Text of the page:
June 3, 202111:06 AM ET
Scientists from NOAA Fisheries Service approach a young North Atlantic right whale in order to disentangle it. New research shows whales with severe entanglements in rope and fishing gear are experiencing stunted growth, and body lengths have been decreasing since 1981.NOAA News Archive 011811
North Atlantic right whales now grow smaller than they did 40 years ago, and new research suggests a leading cause is the damage human activity inflicts on the critically endangered mammals.
The findings, published today in the journal Current Biology, reveal that when fully grown, a North Atlantic right whale born today would be expected to be about one meter shorter than a whale born in 1980. Currently, full-grown members of the species average 13 to 14 meters in length (43 to 46 feet).
“The first inkling that we had came from the folks who were collecting the data in the field, where, as the story goes, they saw what looked to be a really young whale, a calf, or maybe one- or two-year-old,” said Joshua Stewart, a postdoctoral researcher with the National Oceanic and Atmospheric Administration’s (NOAA) Marine Mammal and Turtle Division and lead author of the new study. “But it turns out that they were actually 5-year-old or 10-year-old whales that were smaller than a typical 2-year-old.”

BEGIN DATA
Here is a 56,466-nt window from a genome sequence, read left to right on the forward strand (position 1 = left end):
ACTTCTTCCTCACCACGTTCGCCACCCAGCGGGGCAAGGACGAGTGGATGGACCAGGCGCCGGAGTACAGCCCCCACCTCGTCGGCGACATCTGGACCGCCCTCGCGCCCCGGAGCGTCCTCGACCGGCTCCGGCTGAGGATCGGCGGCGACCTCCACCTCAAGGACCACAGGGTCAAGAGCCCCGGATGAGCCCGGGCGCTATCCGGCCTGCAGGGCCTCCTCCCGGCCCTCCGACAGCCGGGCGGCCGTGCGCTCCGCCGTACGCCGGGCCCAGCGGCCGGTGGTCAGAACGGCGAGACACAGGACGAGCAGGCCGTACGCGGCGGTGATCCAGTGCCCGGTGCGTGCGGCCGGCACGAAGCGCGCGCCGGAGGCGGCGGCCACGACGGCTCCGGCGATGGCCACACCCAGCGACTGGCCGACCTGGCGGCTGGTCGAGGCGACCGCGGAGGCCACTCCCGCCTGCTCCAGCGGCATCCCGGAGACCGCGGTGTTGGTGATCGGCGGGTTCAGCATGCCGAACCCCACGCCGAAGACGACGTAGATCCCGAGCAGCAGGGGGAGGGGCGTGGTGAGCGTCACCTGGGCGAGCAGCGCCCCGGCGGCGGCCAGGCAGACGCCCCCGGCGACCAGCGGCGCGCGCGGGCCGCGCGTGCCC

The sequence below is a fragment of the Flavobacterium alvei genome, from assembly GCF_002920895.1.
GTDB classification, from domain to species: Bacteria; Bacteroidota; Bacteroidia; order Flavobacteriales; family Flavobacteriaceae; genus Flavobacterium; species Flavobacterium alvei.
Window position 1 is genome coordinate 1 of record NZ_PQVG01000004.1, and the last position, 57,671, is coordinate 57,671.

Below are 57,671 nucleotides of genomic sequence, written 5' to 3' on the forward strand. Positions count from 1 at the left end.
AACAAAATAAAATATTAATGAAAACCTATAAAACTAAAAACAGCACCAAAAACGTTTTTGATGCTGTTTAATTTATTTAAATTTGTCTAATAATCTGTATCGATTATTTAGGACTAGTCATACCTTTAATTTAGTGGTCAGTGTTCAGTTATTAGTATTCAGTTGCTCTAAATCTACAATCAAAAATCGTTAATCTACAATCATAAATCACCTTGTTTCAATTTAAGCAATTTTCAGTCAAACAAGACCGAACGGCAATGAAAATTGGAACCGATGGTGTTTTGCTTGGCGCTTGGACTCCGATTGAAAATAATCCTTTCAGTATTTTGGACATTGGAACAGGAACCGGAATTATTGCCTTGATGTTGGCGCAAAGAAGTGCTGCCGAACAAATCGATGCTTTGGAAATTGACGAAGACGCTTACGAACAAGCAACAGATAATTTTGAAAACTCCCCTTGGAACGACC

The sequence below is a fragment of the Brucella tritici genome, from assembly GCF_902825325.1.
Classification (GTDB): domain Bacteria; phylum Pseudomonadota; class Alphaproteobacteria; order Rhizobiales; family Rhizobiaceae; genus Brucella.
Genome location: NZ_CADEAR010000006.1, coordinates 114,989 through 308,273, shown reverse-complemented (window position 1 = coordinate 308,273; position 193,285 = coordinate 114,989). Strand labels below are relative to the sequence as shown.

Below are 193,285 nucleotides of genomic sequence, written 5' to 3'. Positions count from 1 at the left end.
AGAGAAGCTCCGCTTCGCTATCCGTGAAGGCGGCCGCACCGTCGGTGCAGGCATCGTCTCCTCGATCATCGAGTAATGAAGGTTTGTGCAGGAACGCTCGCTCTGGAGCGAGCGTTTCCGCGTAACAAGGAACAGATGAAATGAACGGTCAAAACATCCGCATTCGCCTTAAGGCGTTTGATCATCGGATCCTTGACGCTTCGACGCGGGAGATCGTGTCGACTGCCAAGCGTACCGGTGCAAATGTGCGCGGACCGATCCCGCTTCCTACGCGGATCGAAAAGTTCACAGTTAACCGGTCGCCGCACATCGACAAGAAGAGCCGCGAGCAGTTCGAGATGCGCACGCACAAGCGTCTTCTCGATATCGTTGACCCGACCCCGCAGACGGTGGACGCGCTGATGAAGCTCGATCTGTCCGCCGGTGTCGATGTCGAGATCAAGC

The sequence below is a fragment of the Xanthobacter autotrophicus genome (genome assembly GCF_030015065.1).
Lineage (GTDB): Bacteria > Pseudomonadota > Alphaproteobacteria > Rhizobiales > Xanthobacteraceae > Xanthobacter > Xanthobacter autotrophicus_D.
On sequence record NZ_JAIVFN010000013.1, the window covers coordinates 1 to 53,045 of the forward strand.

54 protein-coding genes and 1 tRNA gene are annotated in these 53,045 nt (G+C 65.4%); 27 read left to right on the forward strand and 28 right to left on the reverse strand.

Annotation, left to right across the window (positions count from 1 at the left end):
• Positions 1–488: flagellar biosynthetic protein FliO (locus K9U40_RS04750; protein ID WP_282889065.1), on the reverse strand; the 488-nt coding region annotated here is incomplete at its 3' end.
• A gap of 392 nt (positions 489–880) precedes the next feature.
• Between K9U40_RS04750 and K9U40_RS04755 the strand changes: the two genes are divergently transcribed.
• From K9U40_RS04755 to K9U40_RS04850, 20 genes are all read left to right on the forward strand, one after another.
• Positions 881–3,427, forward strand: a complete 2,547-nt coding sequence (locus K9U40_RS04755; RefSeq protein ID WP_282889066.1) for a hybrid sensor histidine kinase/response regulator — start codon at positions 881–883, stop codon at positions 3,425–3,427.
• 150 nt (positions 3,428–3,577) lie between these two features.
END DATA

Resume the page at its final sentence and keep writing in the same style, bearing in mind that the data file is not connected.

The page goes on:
The researchers used high-resolution aerial photographs to track size and body condition over time of 129 right whales. There are only about 366 North Atlantic right whales in existence now, compared to 481 in 2011, the known high for the population in recent years. Their numbers were much higher before commercial whaling brought them to the brink of extinction by the early 1890s. The mammals’ high fat content and buoyancy after death led to their name: whalers called them the “right whales” to kill.
A photo illustration demonstrates how much shorter a North Atlantic right whale born in recent years would be compared to one born years earlier. In each image, the outline shows how long researchers expected each whale to be had it been born in 1981. “It’s just astonishing,” said Joshua Stewart, lead author on the paper.Madeline Wukusick
The research, with contributions from scientists with the New England Aquarium, Woods Hole Oceanographic Institution, and Oregon State University, indicated that a prime reason for the animals’ recent stunted growth is entanglement in rope and fishing gear.